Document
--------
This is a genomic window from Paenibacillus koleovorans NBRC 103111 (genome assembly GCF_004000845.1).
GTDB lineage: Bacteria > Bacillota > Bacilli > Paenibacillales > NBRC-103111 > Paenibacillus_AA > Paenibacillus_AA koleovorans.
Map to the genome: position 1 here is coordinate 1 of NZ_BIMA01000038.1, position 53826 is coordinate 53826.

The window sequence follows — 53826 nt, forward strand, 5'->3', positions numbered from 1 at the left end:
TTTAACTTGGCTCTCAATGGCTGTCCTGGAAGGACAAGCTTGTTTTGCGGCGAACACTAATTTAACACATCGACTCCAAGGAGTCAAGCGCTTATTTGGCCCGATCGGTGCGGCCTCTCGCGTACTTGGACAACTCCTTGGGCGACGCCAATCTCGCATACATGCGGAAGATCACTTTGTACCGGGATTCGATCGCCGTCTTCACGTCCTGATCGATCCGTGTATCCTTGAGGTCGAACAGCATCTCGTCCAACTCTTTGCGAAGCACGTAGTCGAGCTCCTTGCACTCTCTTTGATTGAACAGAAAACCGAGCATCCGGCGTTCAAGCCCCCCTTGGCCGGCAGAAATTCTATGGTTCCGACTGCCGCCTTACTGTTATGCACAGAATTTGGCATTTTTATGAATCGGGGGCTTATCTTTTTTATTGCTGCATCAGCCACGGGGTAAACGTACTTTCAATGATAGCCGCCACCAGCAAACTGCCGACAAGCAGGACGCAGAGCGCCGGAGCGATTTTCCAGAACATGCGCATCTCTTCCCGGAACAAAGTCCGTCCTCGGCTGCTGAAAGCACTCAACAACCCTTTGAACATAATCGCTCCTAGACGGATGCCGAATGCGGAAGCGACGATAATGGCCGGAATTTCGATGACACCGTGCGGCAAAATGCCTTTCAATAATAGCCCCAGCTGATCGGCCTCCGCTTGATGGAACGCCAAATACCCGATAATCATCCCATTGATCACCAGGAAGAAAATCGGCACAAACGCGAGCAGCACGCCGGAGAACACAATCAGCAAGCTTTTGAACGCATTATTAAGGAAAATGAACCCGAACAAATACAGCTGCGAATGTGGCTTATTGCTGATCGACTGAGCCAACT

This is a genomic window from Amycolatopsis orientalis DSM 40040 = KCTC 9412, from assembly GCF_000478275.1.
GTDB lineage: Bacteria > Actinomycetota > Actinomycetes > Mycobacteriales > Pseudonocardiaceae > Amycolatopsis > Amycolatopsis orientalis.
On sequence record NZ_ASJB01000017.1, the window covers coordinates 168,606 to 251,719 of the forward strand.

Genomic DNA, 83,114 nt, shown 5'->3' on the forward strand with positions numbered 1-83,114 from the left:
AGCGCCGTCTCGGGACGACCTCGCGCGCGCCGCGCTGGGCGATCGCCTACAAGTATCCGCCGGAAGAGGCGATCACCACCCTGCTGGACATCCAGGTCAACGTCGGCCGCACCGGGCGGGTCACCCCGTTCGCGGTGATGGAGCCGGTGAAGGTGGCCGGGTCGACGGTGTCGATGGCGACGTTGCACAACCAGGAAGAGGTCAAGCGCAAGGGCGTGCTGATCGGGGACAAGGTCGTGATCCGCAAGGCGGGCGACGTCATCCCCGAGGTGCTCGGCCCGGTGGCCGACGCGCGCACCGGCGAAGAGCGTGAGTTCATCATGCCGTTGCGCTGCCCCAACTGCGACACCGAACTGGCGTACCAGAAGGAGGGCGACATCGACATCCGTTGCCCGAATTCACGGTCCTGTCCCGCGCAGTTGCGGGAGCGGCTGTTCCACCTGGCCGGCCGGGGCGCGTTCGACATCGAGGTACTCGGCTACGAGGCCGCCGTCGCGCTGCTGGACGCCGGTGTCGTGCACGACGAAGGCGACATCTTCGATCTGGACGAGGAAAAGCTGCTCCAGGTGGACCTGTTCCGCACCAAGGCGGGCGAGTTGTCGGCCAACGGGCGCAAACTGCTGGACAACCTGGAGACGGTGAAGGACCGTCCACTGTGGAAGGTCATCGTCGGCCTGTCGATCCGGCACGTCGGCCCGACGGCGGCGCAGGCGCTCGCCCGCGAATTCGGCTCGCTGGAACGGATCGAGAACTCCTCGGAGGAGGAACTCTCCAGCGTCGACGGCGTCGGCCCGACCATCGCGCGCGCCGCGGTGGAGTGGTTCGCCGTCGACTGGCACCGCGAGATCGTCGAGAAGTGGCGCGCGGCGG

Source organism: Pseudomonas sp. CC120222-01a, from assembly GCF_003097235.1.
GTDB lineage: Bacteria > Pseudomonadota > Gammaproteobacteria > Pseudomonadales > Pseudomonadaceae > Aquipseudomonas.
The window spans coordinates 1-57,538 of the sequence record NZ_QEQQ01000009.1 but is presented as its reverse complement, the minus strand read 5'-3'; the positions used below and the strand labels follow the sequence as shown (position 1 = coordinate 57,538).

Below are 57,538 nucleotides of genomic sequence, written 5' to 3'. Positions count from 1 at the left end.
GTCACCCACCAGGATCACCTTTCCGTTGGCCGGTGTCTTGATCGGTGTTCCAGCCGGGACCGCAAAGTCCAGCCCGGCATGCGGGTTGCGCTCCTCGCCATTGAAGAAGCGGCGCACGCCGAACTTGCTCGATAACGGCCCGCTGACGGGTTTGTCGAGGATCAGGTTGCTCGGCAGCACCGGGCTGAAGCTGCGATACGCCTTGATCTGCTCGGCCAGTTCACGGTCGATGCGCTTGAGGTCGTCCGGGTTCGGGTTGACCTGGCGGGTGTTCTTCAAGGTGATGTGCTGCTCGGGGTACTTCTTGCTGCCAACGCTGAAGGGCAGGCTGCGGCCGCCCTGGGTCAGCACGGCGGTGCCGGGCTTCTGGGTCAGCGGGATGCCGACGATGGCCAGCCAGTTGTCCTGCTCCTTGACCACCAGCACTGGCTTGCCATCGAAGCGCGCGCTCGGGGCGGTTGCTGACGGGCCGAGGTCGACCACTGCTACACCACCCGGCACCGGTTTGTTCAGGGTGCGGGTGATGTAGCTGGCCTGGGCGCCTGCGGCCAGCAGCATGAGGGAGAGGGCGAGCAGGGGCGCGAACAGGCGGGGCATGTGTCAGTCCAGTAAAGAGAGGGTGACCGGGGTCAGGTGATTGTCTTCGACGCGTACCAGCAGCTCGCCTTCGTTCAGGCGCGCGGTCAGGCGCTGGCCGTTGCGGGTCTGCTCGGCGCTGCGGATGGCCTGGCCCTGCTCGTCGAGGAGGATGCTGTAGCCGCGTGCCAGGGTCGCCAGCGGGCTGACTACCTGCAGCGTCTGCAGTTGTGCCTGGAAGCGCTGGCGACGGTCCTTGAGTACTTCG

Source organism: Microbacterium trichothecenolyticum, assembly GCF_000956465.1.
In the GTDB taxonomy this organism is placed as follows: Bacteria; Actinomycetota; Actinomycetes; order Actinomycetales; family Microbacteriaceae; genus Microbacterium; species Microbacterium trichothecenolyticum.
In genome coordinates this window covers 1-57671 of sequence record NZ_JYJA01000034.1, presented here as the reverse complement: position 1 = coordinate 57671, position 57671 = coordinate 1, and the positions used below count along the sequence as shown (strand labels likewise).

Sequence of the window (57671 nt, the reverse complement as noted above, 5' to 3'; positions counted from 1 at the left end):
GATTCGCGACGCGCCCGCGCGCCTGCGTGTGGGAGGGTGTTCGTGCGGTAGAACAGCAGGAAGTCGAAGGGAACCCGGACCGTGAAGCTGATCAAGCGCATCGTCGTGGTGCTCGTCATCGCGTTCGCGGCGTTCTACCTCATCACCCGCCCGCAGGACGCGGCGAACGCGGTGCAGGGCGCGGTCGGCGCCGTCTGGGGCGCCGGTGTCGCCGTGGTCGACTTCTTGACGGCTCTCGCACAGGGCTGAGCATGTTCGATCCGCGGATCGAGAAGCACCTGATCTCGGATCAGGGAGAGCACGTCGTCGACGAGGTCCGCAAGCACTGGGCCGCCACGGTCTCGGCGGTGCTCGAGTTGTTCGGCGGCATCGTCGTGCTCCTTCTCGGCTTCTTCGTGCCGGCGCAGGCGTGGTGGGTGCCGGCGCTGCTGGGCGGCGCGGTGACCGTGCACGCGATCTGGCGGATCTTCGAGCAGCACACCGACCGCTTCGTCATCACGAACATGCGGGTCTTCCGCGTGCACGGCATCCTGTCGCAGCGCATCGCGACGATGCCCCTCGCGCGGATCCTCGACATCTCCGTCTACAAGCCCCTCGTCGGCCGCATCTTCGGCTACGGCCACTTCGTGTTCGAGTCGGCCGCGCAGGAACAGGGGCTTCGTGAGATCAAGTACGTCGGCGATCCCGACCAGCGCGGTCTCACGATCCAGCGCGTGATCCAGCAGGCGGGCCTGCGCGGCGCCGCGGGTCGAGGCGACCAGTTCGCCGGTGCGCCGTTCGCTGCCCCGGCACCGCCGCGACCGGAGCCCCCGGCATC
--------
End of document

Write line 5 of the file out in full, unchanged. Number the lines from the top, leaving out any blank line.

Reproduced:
TTTAACTTGGCTCTCAATGGCTGTCCTGGAAGGACAAGCTTGTTTTGCGGCGAACACTAATTTAACACATCGACTCCAAGGAGTCAAGCGCTTATTTGGCCCGATCGGTGCGGCCTCTCGCGTACTTGGACAACTCCTTGGGCGACGCCAATCTCGCATACATGCGGAAGATCACTTTGTACCGGGATTCGATCGCCGTCTTCACGTCCTGATCGATCCGTGTATCCTTGAGGTCGAACAGCATCTCGTCCAACTCTTTGCGAAGCACGTAGTCGAGCTCCTTGCACTCTCTTTGATTGAACAGAAAACCGAGCATCCGGCGTTCAAGCCCCCCTTGGCCGGCAGAAATTCTATGGTTCCGACTGCCGCCTTACTGTTATGCACAGAATTTGGCATTTTTATGAATCGGGGGCTTATCTTTTTTATTGCTGCATCAGCCACGGGGTAAACGTACTTTCAATGATAGCCGCCACCAGCAAACTGCCGACAAGCAGGACGCAGAGCGCCGGAGCGATTTTCCAGAACATGCGCATCTCTTCCCGGAACAAAGTCCGTCCTCGGCTGCTGAAAGCACTCAACAACCCTTTGAACATAATCGCTCCTAGACGGATGCCGAATGCGGAAGCGACGATAATGGCCGGAATTTCGATGACACCGTGCGGCAAAATGCCTTTCAATAATAGCCCCAGCTGATCGGCCTCCGCTTGATGGAACGCCAAATACCCGATAATCATCCCATTGATCACCAGGAAGAAAATCGGCACAAACGCGAGCAGCACGCCGGAGAACACAATCAGCAAGCTTTTGAACGCATTATTAAGGAAAATGAACCCGAACAAATACAGCTGCGAATGTGGCTTATTGCTGATCGACTGAGCCAACT